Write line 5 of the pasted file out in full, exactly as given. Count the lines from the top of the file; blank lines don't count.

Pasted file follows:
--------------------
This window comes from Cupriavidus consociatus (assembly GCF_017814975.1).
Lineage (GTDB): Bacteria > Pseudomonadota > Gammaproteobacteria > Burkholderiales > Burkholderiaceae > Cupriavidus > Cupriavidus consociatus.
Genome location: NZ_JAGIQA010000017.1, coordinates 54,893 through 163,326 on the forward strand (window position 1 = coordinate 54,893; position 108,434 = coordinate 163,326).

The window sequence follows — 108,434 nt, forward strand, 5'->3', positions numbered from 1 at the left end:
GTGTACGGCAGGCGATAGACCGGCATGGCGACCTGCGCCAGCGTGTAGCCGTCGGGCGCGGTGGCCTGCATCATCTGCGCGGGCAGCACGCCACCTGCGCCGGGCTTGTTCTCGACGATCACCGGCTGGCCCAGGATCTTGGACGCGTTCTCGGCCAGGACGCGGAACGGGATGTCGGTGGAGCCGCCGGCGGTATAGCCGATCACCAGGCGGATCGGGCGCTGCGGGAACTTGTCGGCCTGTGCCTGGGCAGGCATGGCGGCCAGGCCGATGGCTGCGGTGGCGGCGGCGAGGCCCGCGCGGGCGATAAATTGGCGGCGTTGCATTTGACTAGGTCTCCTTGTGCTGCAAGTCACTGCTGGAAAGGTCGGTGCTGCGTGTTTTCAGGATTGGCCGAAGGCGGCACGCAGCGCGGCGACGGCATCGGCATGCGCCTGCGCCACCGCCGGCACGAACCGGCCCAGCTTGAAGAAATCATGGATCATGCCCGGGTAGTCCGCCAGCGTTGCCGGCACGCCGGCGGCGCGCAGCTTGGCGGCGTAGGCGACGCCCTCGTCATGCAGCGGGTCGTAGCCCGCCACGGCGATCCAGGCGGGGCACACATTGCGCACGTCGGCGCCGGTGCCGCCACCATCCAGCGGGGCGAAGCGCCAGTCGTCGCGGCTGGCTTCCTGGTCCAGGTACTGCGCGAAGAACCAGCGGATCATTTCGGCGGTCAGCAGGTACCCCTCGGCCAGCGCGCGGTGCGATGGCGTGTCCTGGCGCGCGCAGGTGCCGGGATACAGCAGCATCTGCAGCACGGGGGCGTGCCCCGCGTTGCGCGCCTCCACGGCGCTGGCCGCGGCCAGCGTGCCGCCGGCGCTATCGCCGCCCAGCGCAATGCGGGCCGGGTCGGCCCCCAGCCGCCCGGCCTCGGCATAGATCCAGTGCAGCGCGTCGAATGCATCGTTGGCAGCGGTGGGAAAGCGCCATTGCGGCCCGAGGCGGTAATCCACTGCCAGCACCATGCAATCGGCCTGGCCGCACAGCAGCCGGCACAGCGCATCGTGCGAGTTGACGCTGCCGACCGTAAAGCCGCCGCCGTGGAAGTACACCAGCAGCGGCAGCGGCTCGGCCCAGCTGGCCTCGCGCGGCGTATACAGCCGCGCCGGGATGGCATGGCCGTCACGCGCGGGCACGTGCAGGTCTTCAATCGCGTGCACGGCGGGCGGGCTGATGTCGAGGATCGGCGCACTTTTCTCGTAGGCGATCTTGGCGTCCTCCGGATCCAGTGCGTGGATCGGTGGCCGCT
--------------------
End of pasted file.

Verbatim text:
GTGTACGGCAGGCGATAGACCGGCATGGCGACCTGCGCCAGCGTGTAGCCGTCGGGCGCGGTGGCCTGCATCATCTGCGCGGGCAGCACGCCACCTGCGCCGGGCTTGTTCTCGACGATCACCGGCTGGCCCAGGATCTTGGACGCGTTCTCGGCCAGGACGCGGAACGGGATGTCGGTGGAGCCGCCGGCGGTATAGCCGATCACCAGGCGGATCGGGCGCTGCGGGAACTTGTCGGCCTGTGCCTGGGCAGGCATGGCGGCCAGGCCGATGGCTGCGGTGGCGGCGGCGAGGCCCGCGCGGGCGATAAATTGGCGGCGTTGCATTTGACTAGGTCTCCTTGTGCTGCAAGTCACTGCTGGAAAGGTCGGTGCTGCGTGTTTTCAGGATTGGCCGAAGGCGGCACGCAGCGCGGCGACGGCATCGGCATGCGCCTGCGCCACCGCCGGCACGAACCGGCCCAGCTTGAAGAAATCATGGATCATGCCCGGGTAGTCCGCCAGCGTTGCCGGCACGCCGGCGGCGCGCAGCTTGGCGGCGTAGGCGACGCCCTCGTCATGCAGCGGGTCGTAGCCCGCCACGGCGATCCAGGCGGGGCACACATTGCGCACGTCGGCGCCGGTGCCGCCACCATCCAGCGGGGCGAAGCGCCAGTCGTCGCGGCTGGCTTCCTGGTCCAGGTACTGCGCGAAGAACCAGCGGATCATTTCGGCGGTCAGCAGGTACCCCTCGGCCAGCGCGCGGTGCGATGGCGTGTCCTGGCGCGCGCAGGTGCCGGGATACAGCAGCATCTGCAGCACGGGGGCGTGCCCCGCGTTGCGCGCCTCCACGGCGCTGGCCGCGGCCAGCGTGCCGCCGGCGCTATCGCCGCCCAGCGCAATGCGGGCCGGGTCGGCCCCCAGCCGCCCGGCCTCGGCATAGATCCAGTGCAGCGCGTCGAATGCATCGTTGGCAGCGGTGGGAAAGCGCCATTGCGGCCCGAGGCGGTAATCCACTGCCAGCACCATGCAATCGGCCTGGCCGCACAGCAGCCGGCACAGCGCATCGTGCGAGTTGACGCTGCCGACCGTAAAGCCGCCGCCGTGGAAGTACACCAGCAGCGGCAGCGGCTCGGCCCAGCTGGCCTCGCGCGGCGTATACAGCCGCGCCGGGATGGCATGGCCGTCACGCGCGGGCACGTGCAGGTCTTCAATCGCGTGCACGGCGGGCGGGCTGATGTCGAGGATCGGCGCACTTTTCTCGTAGGCGATCTTGGCGTCCTCCGGATCCAGTGCGTGGATCGGTGGCCGCT